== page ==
int next_pow = (int)pow(ceil(log2(vald)),2);

The idea is: We compute the 2-base logarithm of our number, say it's x. Then we now pow(2,x) will give the number itself. Rounding x to the next integer with ceil(x), pow will give the next integer power of 2. Yay :)

Unknown said...

@Clemens

Thank you, thats what im looking for :D

Sayantan said...

This algorithm doesn't work if the input number is already a power of 2.

E.g. if input number is 32, i would expect 64 as the output. But it always returns 32.

Nate Fries said...

Sayantan, use the unfinished one to get the results you want.

Nate Fries said...

Also, to explain his final notes to those not familiar with how computers store numbers and/or do math:

I'll convert math down to the bit-level. I assume that you know C's bitwise operators. I'm using an imaginary primitive to represent bits and an imaginary macro to get a bit from any integer. For those with no imagination, I have included macros to make them real.

#if (YOU_HAVE_NO_IMAGINATION)
#define bit int
#define getbit(var, num) (((var)&1<<(num))>>(num))
#endif

bit subbits(bit a, bit b, bit* carry)
{
/* The difference between the bits */
bit diff = (a ^ b);
/* Factor in the carry */
bit result = (diff ^ *carry);
/* Calculate the next carry */
*carry = ((~a & b) | (~diff & carry));
return result;
}

byte subbytes(byte a, byte b)
{
/* carry is intially zero */
bit carry = 0;
byte result = 0;
/* each bit in the byte */
for(int i = 0; i < 8; ++i)
{
/* get the corresponding bit */
bit ba = getbit(a, i);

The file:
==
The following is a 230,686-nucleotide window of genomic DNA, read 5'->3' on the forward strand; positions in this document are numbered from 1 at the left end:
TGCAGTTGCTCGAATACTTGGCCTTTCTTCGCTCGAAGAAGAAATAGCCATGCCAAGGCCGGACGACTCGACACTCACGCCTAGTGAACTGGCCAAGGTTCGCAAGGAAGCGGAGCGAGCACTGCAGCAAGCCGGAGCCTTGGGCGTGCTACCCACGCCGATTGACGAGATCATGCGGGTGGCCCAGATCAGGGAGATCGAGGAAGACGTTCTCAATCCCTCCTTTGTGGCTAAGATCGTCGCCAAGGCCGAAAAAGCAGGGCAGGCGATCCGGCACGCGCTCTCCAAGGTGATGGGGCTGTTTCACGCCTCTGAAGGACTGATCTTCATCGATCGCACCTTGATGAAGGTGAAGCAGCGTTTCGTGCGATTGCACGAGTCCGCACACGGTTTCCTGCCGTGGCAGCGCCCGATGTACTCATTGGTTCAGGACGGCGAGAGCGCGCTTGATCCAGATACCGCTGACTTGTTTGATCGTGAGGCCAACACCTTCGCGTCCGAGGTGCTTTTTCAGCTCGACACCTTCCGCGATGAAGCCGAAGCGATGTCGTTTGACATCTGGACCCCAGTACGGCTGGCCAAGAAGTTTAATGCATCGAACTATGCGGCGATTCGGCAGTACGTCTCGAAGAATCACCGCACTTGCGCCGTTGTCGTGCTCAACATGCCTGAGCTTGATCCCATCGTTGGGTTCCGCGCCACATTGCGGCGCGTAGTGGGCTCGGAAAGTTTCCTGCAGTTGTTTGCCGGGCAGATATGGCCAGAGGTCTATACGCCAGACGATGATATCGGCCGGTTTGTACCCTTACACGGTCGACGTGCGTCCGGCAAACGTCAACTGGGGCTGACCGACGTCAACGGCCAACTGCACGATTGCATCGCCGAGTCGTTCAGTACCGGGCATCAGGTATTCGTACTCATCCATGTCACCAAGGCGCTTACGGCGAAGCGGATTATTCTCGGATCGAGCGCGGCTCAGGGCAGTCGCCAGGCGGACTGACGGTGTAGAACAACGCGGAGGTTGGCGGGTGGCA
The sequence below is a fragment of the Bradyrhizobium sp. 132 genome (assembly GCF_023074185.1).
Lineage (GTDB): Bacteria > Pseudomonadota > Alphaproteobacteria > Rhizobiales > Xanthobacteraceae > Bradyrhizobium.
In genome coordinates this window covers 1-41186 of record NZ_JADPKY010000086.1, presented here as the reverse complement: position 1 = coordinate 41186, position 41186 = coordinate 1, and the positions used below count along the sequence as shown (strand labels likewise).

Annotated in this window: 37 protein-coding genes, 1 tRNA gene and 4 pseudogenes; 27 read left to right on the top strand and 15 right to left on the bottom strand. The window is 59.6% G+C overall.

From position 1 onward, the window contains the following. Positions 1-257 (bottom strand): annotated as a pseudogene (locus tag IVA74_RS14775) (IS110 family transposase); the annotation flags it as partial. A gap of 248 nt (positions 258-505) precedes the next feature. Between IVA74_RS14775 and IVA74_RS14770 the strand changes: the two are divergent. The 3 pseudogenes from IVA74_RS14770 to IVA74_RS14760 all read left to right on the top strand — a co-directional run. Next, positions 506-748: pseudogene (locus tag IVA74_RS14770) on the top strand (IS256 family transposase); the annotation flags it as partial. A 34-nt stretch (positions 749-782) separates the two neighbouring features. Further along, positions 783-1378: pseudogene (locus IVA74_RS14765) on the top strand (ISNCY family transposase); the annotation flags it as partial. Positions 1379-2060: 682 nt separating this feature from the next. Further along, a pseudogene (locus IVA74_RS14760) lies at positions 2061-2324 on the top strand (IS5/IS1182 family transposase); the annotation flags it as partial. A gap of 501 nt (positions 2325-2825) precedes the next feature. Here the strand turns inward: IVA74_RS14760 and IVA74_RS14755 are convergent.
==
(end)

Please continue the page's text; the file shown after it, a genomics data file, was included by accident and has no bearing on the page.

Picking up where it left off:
bit bb = getbit(b, i);
/* do the subtraction */
result |= subbits(a, b, &carry) << i;
}
return result;
}

bit addbits(bit a, bit b, bit* carry)
{
/* The difference between the bits */
bit diff = (a ^ b);
/* Factor in the carry */
bit result = (diff ^ *carry);
/* Calculate the next carry */
*carry = ((a & b) | (diff & carry));
return result;
}

{
/* carry is intially zero */
bit carry = 0;
byte result = 0;
/* each bit in the byte */
for(int i = 0; i < 8; ++i)
{
/* get the corresponding bit */
bit ba = getbit(a, i);
bit bb = getbit(b, i);
/* do the subtraction */
result |= addbits(a, b, &carry) << i;
}
return result;
}

If you build and run these functions (assuming of course they build; haven't tested, but it should be suitable as example still), you'll notice that adding 1 to 11111111 will produce 0 and subtracting 1 from 0 will produce 11111111. You'll also notice that the variable named "carry" is ignored after the 8th bit (i==7). Computer hardware does the same thing, it ignores the carry bit (in the case of intel processors, its actually a bit in the EFLAGS register). When you do math in your head, you can carry beyond the original number of digits in the number. The computer is not capable of carrying beyond the number of bits in the number. In Java, I believe the result would be an overflow exception. In C and C++, however, the number's value silently shifts from 0 to 11111111 or vice-verse.

...perhaps the code snippet is not required for the explanation? Oh well. :P

Wallacoloo said...

@Clemens - You can use bit shifting to avoid the call to pow. int next_pow = 1 << ceil(log2((double)val));

Unknown said...

Just a note to @Clemens -- Yes, that method should work, but how fast is it? You're going to take a speed hit for moving into and out of the floating point registers. I haven't checked, but I'm guessing the method in the post is going to win on speed.

Also: This is a very, very late reply (four years later!)